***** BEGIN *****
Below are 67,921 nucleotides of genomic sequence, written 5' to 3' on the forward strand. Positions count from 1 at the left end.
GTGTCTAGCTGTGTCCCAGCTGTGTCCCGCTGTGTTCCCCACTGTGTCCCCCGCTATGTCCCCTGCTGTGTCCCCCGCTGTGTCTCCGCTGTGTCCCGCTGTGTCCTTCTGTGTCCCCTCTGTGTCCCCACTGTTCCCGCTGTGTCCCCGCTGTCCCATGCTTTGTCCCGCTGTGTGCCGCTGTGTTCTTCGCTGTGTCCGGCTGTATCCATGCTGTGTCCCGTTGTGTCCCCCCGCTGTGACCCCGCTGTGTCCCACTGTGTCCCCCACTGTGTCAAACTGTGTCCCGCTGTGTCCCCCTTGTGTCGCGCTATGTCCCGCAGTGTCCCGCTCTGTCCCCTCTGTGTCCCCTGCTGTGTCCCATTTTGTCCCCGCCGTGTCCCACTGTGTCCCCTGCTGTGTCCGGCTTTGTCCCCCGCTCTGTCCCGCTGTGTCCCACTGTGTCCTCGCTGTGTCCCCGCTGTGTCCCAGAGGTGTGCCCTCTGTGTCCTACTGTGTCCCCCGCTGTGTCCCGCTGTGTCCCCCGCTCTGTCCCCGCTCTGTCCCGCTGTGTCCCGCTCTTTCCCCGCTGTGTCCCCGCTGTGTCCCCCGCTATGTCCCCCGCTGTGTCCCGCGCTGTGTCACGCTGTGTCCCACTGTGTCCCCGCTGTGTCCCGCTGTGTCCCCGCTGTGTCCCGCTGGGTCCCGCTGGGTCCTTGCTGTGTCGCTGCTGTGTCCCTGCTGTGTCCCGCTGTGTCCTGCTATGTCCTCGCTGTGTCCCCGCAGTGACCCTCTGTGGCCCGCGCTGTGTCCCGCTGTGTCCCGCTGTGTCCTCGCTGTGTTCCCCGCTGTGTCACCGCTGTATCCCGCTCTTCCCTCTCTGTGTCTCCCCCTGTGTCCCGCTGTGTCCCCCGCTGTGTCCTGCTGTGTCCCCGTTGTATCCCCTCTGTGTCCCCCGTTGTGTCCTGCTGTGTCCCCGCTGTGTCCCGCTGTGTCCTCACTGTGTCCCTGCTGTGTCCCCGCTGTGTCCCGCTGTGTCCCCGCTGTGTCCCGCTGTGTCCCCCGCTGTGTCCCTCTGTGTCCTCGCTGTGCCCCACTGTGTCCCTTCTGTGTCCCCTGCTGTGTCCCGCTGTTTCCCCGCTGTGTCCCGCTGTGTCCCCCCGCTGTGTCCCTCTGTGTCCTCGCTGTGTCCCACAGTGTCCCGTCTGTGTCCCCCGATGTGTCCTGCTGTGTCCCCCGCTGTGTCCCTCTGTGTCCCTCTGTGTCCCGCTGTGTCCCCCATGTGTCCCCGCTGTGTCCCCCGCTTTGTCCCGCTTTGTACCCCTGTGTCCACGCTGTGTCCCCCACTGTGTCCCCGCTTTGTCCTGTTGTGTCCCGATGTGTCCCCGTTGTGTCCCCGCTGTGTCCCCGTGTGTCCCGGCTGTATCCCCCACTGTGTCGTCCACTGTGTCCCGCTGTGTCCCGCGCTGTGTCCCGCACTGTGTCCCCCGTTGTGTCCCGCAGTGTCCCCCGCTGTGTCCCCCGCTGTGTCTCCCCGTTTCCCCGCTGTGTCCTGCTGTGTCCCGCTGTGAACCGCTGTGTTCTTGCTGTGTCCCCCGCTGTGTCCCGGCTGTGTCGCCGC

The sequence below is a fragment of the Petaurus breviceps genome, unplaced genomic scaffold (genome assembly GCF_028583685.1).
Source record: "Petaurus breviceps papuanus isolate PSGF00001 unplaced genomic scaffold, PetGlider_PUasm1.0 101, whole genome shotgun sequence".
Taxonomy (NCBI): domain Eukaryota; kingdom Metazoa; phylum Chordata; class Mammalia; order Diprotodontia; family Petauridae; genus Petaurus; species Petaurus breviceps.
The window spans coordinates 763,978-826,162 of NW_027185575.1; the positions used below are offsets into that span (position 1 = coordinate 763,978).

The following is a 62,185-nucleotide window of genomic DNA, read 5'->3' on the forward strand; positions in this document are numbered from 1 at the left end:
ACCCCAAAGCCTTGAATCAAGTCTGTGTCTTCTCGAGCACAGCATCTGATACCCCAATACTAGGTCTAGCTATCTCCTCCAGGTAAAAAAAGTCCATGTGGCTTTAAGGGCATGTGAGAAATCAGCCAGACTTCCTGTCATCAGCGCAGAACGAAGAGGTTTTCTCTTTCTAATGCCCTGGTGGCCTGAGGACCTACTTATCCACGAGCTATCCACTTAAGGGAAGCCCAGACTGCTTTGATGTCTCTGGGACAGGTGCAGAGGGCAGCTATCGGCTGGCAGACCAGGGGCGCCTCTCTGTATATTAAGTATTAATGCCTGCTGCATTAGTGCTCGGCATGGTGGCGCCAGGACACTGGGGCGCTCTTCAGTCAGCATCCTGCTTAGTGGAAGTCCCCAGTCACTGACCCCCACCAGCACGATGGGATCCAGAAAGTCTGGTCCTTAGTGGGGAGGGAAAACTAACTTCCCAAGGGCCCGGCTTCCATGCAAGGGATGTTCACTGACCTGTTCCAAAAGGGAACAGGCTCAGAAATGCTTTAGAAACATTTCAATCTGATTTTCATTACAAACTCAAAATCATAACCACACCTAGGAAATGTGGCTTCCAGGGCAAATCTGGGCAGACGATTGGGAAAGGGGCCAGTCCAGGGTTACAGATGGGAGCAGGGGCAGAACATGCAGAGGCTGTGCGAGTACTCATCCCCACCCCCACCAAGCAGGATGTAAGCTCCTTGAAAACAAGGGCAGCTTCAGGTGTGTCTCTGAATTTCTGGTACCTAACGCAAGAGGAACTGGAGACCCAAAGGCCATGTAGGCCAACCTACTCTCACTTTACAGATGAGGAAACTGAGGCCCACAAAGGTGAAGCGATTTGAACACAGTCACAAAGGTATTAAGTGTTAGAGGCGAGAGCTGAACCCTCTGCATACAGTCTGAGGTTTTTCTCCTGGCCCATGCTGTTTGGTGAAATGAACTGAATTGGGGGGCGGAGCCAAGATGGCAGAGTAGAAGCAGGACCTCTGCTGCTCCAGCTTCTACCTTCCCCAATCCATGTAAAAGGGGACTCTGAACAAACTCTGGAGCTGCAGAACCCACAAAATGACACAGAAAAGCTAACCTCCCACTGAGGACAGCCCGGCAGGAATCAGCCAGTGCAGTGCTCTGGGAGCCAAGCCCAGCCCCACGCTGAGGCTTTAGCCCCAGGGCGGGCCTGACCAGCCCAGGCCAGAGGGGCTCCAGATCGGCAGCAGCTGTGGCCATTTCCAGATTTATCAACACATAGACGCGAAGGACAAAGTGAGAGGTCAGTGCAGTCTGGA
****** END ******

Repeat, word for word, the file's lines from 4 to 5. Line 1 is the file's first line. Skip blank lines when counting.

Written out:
Source record: "Petaurus breviceps papuanus isolate PSGF00001 unplaced genomic scaffold, PetGlider_PUasm1.0 101, whole genome shotgun sequence".
Taxonomy (NCBI): domain Eukaryota; kingdom Metazoa; phylum Chordata; class Mammalia; order Diprotodontia; family Petauridae; genus Petaurus; species Petaurus breviceps.